State Adopts “Netflix” Model to Pay for Hep C Drugs

January 30, 2019
Tracey Walker
Volume 29, Issue 3

Louisiana’s subscription model aims to rein in the hepatitis C epidemic in the state.

At least 90,900 Louisianans are currently infected with hepatitis C, a disproportionate number of whom are low-income and/or incarcerated. About 39,000 people in Louisiana's Medicaid program and state prisons are estimated to be chronically infected. Moreover, the rate of new infections is growing dramatically as a result of injection drug use associated with the opioid epidemic.

The Louisiana Department of Health (LDH) is hoping that a new way to pay for expensive hep C treatments could help patients with the disease in Medicaid and corrections populations, as well as offer a model for others having trouble paying for these drugs.

The approach, a subscription model, will be accomplished using a competitive Solicitation of Offers (SFO) process. The goal is to create a public/private partnership with a drug manufacturer that will enable the State to pursue elimination of Hep C as a public health epidemic in Louisiana.

“There’s a highly effective treatment for hepatitis C, but because it’s too costly, not everyone can access it,” says Pete Croughan, LDH chief of staff. “This model will create a new precedent for how payers acquire medications in a public health crisis.”

The “Netflix” model

Others have termed this a “Netflix” model, where consumers pay a monthly fee to stream unlimited television shows and movies, because it is subscription-based, according to Croughan.

“Under the model, LDH will enter into an agreement with a manufacturer to utilize their direct-acting antiviral medications for the treatment of hepatitis C in the referenced populations,” he says. “This arrangement provides unlimited access to DAAs for five years for all Louisianans enrolled in Medicaid or incarcerated. The total annual cost will be equal to or less than what the state spent on DAAs for these populations in 2018, no matter how much treatment is provided.”

Related article: How Early Hep C Treatment Is Linked to Non-Hodgkin Lymphoma

The high cost of direct-acting antiviral medications make treating large numbers of patients with hepatitis C, especially in Medicaid and corrections, prohibitively expensive-especially given our public health demands, according to Croughan.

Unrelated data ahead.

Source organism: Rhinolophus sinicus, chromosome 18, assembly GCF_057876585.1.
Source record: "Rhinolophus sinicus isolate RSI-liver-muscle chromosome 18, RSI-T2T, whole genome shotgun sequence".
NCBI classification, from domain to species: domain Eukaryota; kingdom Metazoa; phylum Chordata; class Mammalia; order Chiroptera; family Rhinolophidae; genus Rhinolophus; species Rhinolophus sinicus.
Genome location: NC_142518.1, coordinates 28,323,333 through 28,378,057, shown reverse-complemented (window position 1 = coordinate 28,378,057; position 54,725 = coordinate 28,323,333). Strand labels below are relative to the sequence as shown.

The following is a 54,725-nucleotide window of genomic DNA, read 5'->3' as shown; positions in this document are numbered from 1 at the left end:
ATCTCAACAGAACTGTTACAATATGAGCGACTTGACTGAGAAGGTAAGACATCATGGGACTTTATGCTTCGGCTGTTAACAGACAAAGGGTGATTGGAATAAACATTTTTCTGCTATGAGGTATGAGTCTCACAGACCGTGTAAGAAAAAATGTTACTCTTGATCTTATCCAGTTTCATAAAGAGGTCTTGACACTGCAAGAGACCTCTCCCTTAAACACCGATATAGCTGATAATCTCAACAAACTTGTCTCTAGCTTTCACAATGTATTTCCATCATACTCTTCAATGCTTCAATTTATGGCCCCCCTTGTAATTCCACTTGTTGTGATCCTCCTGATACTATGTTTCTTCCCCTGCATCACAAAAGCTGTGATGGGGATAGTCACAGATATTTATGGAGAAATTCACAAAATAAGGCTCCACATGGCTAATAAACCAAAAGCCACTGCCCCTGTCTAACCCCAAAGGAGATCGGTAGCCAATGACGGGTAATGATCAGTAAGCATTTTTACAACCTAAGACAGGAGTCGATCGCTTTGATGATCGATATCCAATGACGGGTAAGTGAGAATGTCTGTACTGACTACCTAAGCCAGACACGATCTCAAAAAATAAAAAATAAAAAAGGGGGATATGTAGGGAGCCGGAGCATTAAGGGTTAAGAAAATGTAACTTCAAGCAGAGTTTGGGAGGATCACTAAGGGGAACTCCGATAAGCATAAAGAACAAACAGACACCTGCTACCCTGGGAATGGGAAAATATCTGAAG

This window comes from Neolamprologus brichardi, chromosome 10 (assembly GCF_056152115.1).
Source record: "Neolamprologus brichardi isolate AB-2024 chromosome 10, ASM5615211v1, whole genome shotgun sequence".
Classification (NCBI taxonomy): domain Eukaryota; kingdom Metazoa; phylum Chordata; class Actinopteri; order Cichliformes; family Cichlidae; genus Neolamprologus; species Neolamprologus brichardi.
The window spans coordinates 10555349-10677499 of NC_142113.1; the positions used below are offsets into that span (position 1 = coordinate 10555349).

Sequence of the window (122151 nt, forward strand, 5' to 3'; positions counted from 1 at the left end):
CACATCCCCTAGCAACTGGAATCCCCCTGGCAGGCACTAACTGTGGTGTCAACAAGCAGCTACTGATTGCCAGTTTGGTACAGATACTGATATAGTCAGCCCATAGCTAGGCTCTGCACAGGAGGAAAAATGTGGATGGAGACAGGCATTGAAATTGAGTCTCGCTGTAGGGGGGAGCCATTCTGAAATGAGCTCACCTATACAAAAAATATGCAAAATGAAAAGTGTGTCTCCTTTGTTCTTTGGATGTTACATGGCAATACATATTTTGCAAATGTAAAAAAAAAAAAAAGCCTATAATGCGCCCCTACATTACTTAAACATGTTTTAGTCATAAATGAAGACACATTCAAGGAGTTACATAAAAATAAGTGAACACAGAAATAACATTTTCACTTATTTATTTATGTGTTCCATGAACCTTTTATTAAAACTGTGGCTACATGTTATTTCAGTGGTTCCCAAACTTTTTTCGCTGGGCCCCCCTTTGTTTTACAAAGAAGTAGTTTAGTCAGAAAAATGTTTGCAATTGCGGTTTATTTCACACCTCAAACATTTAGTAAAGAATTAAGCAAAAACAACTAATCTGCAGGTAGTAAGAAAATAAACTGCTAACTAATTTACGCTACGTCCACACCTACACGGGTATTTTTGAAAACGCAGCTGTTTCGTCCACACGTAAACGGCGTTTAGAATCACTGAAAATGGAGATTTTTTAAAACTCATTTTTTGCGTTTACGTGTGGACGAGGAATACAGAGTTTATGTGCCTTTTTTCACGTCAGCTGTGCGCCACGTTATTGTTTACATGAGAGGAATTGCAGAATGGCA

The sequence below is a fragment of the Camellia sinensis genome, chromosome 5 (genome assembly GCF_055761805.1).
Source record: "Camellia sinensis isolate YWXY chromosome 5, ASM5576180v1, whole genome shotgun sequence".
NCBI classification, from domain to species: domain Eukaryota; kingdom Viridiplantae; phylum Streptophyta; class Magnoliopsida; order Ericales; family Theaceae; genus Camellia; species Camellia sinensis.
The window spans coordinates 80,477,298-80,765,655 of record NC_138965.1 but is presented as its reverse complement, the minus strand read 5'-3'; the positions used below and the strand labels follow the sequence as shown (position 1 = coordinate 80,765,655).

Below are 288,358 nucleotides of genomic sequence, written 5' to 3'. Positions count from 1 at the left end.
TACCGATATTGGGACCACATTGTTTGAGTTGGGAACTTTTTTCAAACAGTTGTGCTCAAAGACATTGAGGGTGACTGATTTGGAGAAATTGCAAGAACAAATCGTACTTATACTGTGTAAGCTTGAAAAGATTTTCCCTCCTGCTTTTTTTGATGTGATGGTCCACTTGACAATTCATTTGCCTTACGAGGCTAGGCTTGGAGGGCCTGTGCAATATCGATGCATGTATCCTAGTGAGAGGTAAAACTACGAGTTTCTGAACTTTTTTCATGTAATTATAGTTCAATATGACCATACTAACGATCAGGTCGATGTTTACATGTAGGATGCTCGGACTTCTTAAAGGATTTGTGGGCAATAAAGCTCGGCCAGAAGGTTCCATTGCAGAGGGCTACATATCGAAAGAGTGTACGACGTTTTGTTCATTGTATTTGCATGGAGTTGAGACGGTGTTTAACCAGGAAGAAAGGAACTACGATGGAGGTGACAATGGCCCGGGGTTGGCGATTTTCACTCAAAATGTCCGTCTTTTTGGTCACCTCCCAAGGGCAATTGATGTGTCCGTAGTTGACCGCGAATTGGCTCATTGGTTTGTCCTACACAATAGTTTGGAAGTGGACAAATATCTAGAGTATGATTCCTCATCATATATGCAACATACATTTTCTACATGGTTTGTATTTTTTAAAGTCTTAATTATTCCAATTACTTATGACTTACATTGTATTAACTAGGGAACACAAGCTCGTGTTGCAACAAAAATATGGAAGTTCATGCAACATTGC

“That’s why the subscription model, which gives us unrestricted access to medication, is the key first step in our elimination campaign,” he says.

Goal, expected outcomes

The subscription model is not enough on its own to meet LDH’s goal of curing more than 10,000 Louisianans by the end of 2020, according to Croughan. “LDH will also implement complementary strategies in parallel with the subscription model to ensure the unlimited supply of direct acting antiviral medications to reach the intended populations,” he says.

The additional strategies comprising the hepatitis C elimination program, as listed in the SFO, are:

  • Expand provider capacity to treat hepatitis C

  • Educate public on availability of cure and mobilize priority populations for screenings

  • Expand hepatitis C screening and expedited linkage to hepatitis C cure

  • Strengthen hepatitis C surveillance to link persons previously diagnosed to treatment

  • Implement harm reduction and complementary treatment Strategies to prevent new or reinfections

  • Extend elimination efforts to all populations within the state

The Department expects the partnership to begin on July 1, 2019. The result of this partnership will allow Louisiana to have unlimited access to highly effective direct-acting antiviral treatment(s) for five years. 

Tracey Walker is content manager for Managed Healthcare Executive.

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